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Why Do You Need a Home Inspection?

What is a Home Inspection?

In essence, a home inspection is a snapshot of a house on the day of the inspection. It is a non-invasive, visual evaluation of the property's basic structure, foundation or basement, interior, exterior, roof, electrical, plumbing and heating and cooling systems. The purpose of an inspection is to detect major visible problems or defects and unsafe conditions.

A home inspection may be used to provide information for various purposes. There are pre-purchase inspections, new home construction and one-year walk-through inspections, pre-listing inspections and inspections for the purpose of litigation in construction defect cases.

Most often, a home inspection is used to assist a client in making a more informed purchasing decision. The inspector may also educate the buyer as to typical life expectancies, items to budget for replacement as well as how to take care of and maintain the property.

The 3-Rule Approach to Home Inspection

When conducting an inspection of your home, do not assume the condition or status of anything, or become focused on small objects and completely overlook the big picture. Of course, it is just as easy to bypass the smaller things by running through the house scanning for the big items. Remember, you are a detective looking for clues and symptoms; little signs can be very helpful.

If you stick to the following three basic rules, you should be able to give your home a thorough inspection, and feel safe in the knowledge that you have solved The Case of The Suspicious Home Condition.

Rule One

Stand back and look at the big picture. For example, an outside wall: Stand back and look straight on, let your eyes follow the walls up, down, and across. Look for any abnormalities, heavy shadowing, bulges, etc. Then stand at one end of the wall and sight up and across. This angle will show different rolls, bulges and even signs of sagging (which could indicate settling).

Rule Two

Get an up-close look. For example, an outside wall: Let your eyes travel up and down each section of siding and look for irregularities such as dark shadows which with vinyl could indicated the siding is not interlocking. Look for damaged sections with cracks or holes.

Rule Three

Touch whatever and wherever possible. For example, an outside wall: By touching the siding you can feel if it is properly interlocked, inadequately nailed or extremely loose. By wiping your hand along it you can see if it is chalking.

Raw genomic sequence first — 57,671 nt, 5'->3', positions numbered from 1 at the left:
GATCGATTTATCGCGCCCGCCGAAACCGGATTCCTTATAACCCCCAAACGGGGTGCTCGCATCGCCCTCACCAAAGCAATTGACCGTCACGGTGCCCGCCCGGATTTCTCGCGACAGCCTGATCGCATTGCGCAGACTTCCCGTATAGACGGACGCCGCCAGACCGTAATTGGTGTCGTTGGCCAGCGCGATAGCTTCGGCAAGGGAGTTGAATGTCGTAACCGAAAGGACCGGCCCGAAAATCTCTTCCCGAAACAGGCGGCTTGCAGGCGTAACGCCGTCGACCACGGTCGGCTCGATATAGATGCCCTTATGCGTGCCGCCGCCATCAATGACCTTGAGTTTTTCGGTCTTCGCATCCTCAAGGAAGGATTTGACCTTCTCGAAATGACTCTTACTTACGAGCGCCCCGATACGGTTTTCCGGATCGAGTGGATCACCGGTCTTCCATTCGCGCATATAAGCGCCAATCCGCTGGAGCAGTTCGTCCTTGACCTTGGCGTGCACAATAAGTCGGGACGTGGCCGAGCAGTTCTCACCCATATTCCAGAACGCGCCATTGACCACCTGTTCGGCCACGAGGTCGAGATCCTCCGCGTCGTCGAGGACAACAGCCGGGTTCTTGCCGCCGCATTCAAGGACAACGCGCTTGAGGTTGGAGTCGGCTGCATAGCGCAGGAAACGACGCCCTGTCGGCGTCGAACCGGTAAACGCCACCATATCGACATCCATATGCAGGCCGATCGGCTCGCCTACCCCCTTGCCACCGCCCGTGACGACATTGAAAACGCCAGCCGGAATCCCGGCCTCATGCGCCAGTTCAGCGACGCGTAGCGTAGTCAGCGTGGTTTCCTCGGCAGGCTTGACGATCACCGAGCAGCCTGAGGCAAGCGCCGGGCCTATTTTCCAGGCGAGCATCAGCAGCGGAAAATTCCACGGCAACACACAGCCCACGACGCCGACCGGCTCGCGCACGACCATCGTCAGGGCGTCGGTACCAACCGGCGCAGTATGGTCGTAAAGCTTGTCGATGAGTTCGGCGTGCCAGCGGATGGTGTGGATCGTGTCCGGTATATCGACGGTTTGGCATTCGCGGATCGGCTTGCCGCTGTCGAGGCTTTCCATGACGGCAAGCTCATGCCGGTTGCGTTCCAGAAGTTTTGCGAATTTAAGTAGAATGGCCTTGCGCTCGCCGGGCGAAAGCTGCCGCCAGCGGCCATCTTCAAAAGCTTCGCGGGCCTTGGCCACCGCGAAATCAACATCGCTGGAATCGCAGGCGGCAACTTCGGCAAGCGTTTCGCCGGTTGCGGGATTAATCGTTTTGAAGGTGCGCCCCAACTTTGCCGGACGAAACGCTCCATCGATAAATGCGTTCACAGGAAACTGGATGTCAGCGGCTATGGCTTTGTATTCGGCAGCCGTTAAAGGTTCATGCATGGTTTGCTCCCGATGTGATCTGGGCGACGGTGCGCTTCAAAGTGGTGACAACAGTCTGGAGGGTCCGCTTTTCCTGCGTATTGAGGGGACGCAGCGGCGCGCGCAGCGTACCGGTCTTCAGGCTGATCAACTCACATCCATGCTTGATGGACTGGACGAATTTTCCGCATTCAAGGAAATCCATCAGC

Two more examples of the 3-Rule Approach:

Example: Roof

  1. Look at the shingles and roof shape from the ground; use binoculars if necessary. Get on the roof if possible, and look for overall sagging bulging, or major abnormalities.
  2. Get at one end of the shingle run and sight for overall straight runs. Climb to the peak and sight down the key ways and look for overall straightness. This will give you a quick reference of the workmanship quality or competency. Look at the valleys for tar, which could indicate an older leak.
  3. See if the shingles are properly nailed by lifting the tabs if possible. Look at the plumbing vents to see if they are dry rotted.

Example: Water Heater

  1. Look at the kind of system (electric, gas, solar, etc). Check its general condition, age, location, and set up.
  2. Trace the plumbing for proper connections; look for corrosion at the connections, proper relief valve and direction, and signs of rust at the bottom.
  3. Try to trace rust to its origin. Open the access panels, look for corrosion at the element, look for rust inside the jacket and on the tank when insulation allows, and check the thermostat setting and the water temperature.

This system can be applied to everything in an inspection, including heat pumps, drywall, doors, rafters, and crawlspaces.

Useful Tips: Why Get an Inspection? | Constants: Timing and Age | Preparing for Inspection | Aluminum Circuit Wiring | Environmental Concerns | All About Mold | Caring for Your Deck